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26 January 2010
Author: Giorgos Lazaridis
PC System Health Monitor

Worklog - A huge failure (February 4 2010)

The problems began when i decided to close the PC box and check if the system can operate as good as when the box was open. I was indeed expecting a temperature rise, but i had yet more to discover.

High temperatures

Let's take a look at the temperatures once more, BEFORE i close the box

Everything looks just perfect. And now, AFTER closing the box, within an hour of operation:

I think you've got the point. The temperatures gone MAD. What this means, is that i need to (once more) re-design the air inlet and outlet of the box, as well as the whole air circulation. This is something that it just happens when trying to design something original.

How the resistance of the NTC changes, as the temperature rises

Something else that is not a really good sign, is that when the temperature rises, the PIC A/D converter sometimes halts and the program flow stops. I have not enabled the watchdog for such cases, so i noticed exactly where this error occurs. I put 3 LEDs which turn on and off between specific subroutines. From bigger to smaller subroutines, i found exactly in which line (ALWAYS) the program halts. There was nothing much to debug there, the code was perfectly clear w/o cockroaches.

My first guess was one PIC A/D limitation. The A/D converter must operate with max analog impedance of 10 KOhms. That turned out to be wrong. My NTC may be 10 KOhms in room temperature, but the 40 degrees are NOT room temperature. Actually, the resistance of the NTC (remember that a NTC will reduce the resistance as temperature rises) at 40�C is about 5 KOhms. On your left hand side you will find a screenshot of an open office spreadsheet that i made to theoretically calculate the resistance of the NTC in various temperatures. This is just FYI.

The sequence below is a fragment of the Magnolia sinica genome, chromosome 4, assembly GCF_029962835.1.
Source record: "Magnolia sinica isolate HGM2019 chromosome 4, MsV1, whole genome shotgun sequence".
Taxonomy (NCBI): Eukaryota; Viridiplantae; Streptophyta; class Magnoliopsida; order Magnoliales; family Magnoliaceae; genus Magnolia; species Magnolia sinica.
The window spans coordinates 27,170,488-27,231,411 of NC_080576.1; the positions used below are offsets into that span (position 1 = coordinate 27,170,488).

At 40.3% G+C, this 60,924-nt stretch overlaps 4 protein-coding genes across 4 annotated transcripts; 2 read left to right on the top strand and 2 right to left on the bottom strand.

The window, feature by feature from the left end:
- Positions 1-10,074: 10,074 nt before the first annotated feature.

I opened the box, and discovered that the breadboard along with the PIC was all the time cooked. Also, i had placed the PIC on top of the power supply. This means (i suspect) that when the temperature in the box was 42�C, the temperature of the PIC was much higher. I took out the breadboard from the box and re-tested the circuit. Right now, it works about 4 hours without any sign of failure. I will let it work a couple of days just to make sure. In the meanwhile, i will re-design and re-arrange the entrails of the box. I am very sure that i can achieve at least 10% better performance with the same fans. The temperature right now is just unacceptable.

When the breadboard and the PIC was inside the box, it was cooked and the program crashed many times. With temperatures higher then 42�C, the PIC could operate for less than 10 seconds. So i took out the controller from the box in a more friendly environment... The sensors are still inside the box, the PIC works now perfect, the program does not halt anymore.



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  • At 14 February 2010, 17:23:23 user Kammenos wrote:   [reply @ Kammenos]
    • I should have mention it in the article. I may add it later on. I add the cap because i could not drive with PWM this fan and get rpm feedback at low rpms. I have face the stall problem myself using other fans. But this fan has not any particular problem by reducing the voltage. After all, i will never drive them below 800rpms. And this circuit can go even lower w/o stalling the fan.
      Actually, the problem with PWM was that (maybe you have face it also) from lower to higher rpms, the duty cycle was changed only a couple of steps %. I tried from very low frequencies up to very high frequencies, still the regulation was terrible. That's the reason for this cap.